Homegrown NJ film aims to ‘celebrate complexities of people’
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Homegrown NJ film aims to ‘celebrate complexities of people’

Rachel Harrison Gordon explores ‘mosaic of identities’ in first film

Filmmaker Rachel Harrison Gordon: Her film explores “ideas of race expectations and self-discovery.”
Filmmaker Rachel Harrison Gordon: Her film explores “ideas of race expectations and self-discovery.”

Among the works being screened as part of the New Jersey Jewish Film Festival’s first-ever Afternoon of Shorts on Sunday, March 22, is a true homegrown offering. “Broken Bird” is a narrative about Birdie, a biracial suburban Jersey girl, and her struggles with her dual identities as she prepares to become bat mitzvah. The filmmaker, Rachel Harrison Gordon, set and shot virtually all of her semi-autobiographical first film on her home turf, including at Oheb Shalom Congregation in South Orange.

Now living in Brooklyn, Gordon grew up in Millburn with her mother, who still lives there, and was the third generation of her family to belong to Oheb Shalom, where she became bat mitzvah in 2002. Gordon is biracial — her father is African-American — and, she said in an emailed conversation with NJJN, the synagogue was “a place where I didn’t always feel comfortable”; she credits “Cantor Riki” — Erica Lippitz — as her “biggest ally,” providing “guidance and love” as Gordon made her way through her studies, her bat mitzvah, and beyond and who, she said, continues “to be a supporter of my passions, including this relatively new one of filmmaking.”

Gordon attended the University of Pennsylvania, where she earned her B.S.E. in mechanical engineering in 2012 and where she met Alon Gur, who is originally from Israel and whom she married in 2018. Her resume is teeming with achievements in the field of data analytics garnered through journalism and government service, including an award-winning stint as manager of Mobile Analytics at The New York Times and as a Presidential Innovation Fellow under the Obama administration, where she explored the experiences of veterans upon their return to civilian life.

It was her husband, said Gordon, “who convinced me to see myself as an artist … and kept encouraging me to put myself in places where I could learn a new part of myself. While I was good at learning about people and systems through quantitative data, I realized I was most interested in the stories I heard between those information points.”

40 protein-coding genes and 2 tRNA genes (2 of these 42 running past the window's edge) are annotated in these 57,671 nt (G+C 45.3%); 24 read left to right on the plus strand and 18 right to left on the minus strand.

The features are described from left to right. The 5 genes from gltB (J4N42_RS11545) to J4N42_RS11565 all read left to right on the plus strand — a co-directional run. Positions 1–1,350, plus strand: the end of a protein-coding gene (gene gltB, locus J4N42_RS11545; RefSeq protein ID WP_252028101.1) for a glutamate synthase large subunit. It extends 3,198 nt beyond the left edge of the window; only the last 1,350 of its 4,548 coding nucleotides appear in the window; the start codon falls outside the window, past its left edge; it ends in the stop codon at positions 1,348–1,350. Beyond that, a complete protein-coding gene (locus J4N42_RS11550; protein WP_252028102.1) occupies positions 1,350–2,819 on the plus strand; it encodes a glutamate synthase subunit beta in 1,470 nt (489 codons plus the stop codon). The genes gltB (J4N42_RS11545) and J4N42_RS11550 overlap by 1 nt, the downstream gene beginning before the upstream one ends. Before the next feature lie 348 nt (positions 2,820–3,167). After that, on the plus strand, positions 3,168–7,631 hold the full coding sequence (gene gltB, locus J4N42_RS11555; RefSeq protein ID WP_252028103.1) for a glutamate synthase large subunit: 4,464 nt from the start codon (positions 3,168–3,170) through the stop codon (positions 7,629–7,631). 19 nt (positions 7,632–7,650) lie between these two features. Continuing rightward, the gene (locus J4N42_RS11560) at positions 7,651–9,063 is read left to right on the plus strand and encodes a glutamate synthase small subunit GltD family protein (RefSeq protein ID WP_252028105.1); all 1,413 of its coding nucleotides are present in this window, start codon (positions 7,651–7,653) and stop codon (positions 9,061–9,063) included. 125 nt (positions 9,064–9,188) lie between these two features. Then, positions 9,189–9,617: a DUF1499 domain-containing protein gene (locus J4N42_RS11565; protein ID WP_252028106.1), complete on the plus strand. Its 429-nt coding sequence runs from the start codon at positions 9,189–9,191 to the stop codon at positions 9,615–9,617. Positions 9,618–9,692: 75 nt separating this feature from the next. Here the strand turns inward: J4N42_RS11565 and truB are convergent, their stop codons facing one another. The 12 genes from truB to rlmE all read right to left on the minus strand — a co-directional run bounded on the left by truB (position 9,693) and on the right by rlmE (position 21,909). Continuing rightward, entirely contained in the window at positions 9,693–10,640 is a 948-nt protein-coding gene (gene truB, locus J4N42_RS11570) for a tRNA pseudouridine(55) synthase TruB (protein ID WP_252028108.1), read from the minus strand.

“Birdie” prepares for her bat mitzvah at Oheb Shalom, from “Broken Bird.”

Gordon is now a dual M.B.A./M.F.A. candidate at New York University’s Stern School of Business and Tisch School of the Arts. She has also worked as a producer of student films and in post-production on documentaries.

With “Broken Bird,” she said, she aimed to explore “ideas of race expectations and self-discovery, including the distance we can feel to our heritage and family.” She is grateful to both her mother, Terri Harrison, and father, Anthony Gordon, “for letting me incorporate aspects of memories into this film. It was important to try to depict both Birdie’s love for her mom and curiosity about the other components of the mosaic that make up her identity.”

At the time of her bat mitzvah, in 2002, Rachel Harrison Gordon stands with her mother at the bimah in Oheb Shalom Congregation in South Orange.

One important component is Birdie’s relationship with her father. As for Gordon’s own father, she said they weren’t always close, “but the small moments — similar to the day Birdie spends with her father — over the course of my early life, grew into the beautiful and deep relationship we have now.”

Regarding portrayals of black Jews, Gordon said it seems to her they are “tokenized and fetishized as something strange or for comedy.” In her personal interactions, she said, she has “learned to re-interpret this ‘strangeness’ as uniqueness,” leading to a key lesson of the film: “to embrace each part of your identity, as well as the beautiful whole the parts create.”

If you go

What: “Broken Bird,” part of New Jersey Jewish Film Festival’s Afternoon of Shorts
When: Sunday, March 22, 1:30 p.m.
Where: JCC MetroWest, West Orange
Tickets: $12
Information: jccmetrowest.org/njjff

Filmmaker Rachel Harrison Gordon will address the audience following the Afternoon of Shorts screenings.

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